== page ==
The TRB Annual Meeting program covers all transportation modes, with sessions and workshops addressing topics of interest to policy makers, administrators, practitioners, researchers, and representatives of government, industry, and academic institutions. The program is expected to attract over 13,000 transportation professionals from around the world. We are proud to be a sponsor of the event.RSG at 2020 Transportation Research Board (TRB) Annual Meeting »
We are pleased to welcome Jay Evans as Vice President of Operations at RSG. Jay brings over 25 years of experience in consulting and successfully building teams and delivering results across distributed, highly matrixed organizations. His addition to RSG will enhance the delivery of projects through supportive business operations and investments in RSG staff. For more information on Jay, check out his profile at https://rsginc.com/team/jay-evans/.
RSG’s Ryan Haac, Ken Kaliski, and Matthew Landis were published in a recent issue of the Journal of the Acoustical Society of America. Their paper, part of a multi-disciplinary research effort led by Lawrence Berkeley National Laboratory, evaluates the factors that affect outdoor audibility and noise annoyance of wind turbines.
Interestingly, they found that wind turbine sound level was the most robust predictor of audibility yet only a weak, albeit significant, predictor of noise annoyance. Consistent with international findings, they found that communities in the US are less tolerant of wind turbine noise than other common environmental noise sources.
© 2019 Acoustical Society of America. This article may be downloaded for personal use only. Any other use requires prior permission of the author and the Acoustical Society of America.
The following article appeared in Journal of the Acoustical Society of America (Vol.146, No.2) and may be found at https://doi.org/10.1121/1.5121309.
RSG Senior Director Steve Lawson was asked to present recently at the New Hampshire State Park Managers Meeting in Pembroke, NH. His presentation shared the framework for managing visitor use and capacities at parks and how to apply this information to address issues like overcrowding, resource impacts, and risk management within public lands. The meeting, held annually in New Hampshire, draws in park managers, park directors, and district supervisors from across the state.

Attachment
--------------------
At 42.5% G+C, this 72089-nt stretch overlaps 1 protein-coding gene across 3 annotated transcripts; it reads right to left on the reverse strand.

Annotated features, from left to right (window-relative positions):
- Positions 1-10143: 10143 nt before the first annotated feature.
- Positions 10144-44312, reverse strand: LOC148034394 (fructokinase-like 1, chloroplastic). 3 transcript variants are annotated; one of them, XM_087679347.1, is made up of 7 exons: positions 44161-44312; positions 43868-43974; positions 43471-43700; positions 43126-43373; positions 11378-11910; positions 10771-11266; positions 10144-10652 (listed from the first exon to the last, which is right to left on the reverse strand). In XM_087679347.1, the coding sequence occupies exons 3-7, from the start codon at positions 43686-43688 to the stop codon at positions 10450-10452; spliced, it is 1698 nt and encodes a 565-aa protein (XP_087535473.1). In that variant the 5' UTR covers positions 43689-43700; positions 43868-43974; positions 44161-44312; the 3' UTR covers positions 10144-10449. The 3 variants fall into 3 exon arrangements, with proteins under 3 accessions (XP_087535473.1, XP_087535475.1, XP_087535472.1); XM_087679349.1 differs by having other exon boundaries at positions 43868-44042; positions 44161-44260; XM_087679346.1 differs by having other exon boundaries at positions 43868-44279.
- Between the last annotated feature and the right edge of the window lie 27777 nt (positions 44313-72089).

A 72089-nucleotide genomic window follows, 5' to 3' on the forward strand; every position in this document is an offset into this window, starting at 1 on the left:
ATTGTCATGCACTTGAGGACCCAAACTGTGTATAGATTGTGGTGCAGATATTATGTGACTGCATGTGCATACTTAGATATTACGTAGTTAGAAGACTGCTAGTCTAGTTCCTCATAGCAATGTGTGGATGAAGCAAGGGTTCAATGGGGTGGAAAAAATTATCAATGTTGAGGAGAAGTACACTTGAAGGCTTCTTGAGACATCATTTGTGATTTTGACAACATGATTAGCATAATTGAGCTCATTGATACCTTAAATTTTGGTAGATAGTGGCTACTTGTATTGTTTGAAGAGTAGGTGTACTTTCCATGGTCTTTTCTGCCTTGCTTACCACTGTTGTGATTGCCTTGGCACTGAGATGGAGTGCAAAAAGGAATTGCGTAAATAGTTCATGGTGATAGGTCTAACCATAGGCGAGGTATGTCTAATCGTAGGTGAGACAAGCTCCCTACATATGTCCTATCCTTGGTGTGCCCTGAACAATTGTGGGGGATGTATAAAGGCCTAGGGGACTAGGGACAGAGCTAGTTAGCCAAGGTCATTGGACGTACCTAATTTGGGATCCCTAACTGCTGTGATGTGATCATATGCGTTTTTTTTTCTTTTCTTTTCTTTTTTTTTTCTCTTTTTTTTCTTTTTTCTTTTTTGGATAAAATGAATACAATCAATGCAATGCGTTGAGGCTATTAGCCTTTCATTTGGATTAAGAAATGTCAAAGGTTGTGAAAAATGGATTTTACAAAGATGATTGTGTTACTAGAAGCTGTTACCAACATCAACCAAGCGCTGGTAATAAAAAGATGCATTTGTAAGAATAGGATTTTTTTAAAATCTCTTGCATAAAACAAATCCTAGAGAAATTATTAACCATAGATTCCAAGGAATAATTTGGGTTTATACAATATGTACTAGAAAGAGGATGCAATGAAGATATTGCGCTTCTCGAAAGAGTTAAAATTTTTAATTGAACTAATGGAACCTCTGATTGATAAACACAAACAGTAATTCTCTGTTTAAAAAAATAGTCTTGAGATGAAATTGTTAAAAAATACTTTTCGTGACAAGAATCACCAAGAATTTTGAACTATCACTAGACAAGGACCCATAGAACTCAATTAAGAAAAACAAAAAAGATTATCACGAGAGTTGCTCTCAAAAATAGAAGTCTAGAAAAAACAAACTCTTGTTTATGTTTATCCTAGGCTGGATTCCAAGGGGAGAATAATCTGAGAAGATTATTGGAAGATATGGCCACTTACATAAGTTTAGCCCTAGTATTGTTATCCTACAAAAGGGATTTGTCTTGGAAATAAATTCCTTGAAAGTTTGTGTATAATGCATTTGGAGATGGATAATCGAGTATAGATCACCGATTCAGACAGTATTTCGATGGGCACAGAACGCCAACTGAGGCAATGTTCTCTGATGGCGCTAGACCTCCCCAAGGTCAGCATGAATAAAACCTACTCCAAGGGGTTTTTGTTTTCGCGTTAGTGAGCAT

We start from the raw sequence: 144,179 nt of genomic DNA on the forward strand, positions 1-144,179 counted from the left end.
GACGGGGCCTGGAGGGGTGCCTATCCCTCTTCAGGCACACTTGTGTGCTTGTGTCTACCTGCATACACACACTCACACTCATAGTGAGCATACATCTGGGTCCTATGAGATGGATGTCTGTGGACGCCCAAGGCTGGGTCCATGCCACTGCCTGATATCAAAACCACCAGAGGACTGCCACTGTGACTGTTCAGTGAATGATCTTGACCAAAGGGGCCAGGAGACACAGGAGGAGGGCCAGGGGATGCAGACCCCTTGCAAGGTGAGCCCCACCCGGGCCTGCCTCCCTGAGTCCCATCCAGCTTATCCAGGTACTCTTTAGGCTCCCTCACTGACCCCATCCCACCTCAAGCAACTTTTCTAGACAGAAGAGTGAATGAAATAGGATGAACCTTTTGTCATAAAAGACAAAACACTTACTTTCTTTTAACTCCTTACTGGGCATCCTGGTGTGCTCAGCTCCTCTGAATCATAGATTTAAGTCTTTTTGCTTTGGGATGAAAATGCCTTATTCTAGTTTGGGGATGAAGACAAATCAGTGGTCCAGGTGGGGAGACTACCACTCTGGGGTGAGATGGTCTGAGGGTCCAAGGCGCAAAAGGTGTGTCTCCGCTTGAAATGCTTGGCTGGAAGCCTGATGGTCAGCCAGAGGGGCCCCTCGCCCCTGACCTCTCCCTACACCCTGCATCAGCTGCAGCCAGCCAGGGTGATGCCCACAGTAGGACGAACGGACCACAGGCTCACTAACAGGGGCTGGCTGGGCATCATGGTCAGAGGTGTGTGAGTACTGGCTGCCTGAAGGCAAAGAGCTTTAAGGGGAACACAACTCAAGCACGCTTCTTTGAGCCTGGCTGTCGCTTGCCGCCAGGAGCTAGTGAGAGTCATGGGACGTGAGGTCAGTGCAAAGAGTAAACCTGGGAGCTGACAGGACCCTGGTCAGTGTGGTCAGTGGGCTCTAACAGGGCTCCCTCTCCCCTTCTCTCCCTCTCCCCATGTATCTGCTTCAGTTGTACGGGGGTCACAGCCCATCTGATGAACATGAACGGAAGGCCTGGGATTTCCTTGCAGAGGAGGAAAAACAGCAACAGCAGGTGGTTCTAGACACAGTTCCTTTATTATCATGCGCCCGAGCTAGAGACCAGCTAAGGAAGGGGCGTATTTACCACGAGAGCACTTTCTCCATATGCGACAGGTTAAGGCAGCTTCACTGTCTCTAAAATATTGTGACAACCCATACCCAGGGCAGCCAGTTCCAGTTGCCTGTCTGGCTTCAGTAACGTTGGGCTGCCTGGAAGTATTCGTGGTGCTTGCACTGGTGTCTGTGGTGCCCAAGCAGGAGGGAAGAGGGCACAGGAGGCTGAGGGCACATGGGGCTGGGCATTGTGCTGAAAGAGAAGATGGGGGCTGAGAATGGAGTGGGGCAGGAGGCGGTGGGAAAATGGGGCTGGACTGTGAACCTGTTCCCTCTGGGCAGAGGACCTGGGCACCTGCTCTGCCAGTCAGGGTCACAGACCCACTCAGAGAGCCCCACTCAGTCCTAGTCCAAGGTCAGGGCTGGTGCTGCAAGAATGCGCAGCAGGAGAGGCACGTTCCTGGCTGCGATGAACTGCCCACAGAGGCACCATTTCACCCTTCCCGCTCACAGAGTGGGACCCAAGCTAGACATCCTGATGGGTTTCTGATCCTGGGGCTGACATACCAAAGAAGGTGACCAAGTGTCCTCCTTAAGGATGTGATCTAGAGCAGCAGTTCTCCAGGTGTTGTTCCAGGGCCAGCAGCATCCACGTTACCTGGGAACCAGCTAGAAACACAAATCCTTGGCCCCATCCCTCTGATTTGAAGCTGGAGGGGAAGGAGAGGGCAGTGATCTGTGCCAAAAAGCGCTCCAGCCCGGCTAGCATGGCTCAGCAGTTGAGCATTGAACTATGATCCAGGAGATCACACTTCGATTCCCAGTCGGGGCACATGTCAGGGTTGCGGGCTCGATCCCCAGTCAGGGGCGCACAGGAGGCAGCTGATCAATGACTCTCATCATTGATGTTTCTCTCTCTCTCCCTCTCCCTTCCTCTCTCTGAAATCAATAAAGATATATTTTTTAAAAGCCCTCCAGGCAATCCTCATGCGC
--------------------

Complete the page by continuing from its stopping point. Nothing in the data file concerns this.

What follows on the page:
Learn more about our work on public lands in our latest summary report for the National Park Service and Department of the Interior.
Last month, RSG Senior Director Bob Chamberlin and Consultant Austin Feula presented at the 2019 Utah Department of Transportation (UDOT) Annual Conference. The conference, held over three days in Sandy, UT, was projected to draw in approximately 2,300 attendees.
Bob shared findings on the impact of shared autonomous vehicles on vehicle miles traveled (VMT) in Utah—research RSG completed in collaboration with the University of Utah. The research concluded that this disruptive technology would result in a 1-7% increase in trip making and a 4-9% increase in VMT. Austin’s presentation was on RSG’s work with the UDOT traffic studies process. He shared an update on the Traffic Study Support program—including the streamlined process, updated guidelines, and expanded scope of studies performed since its inception in 2013.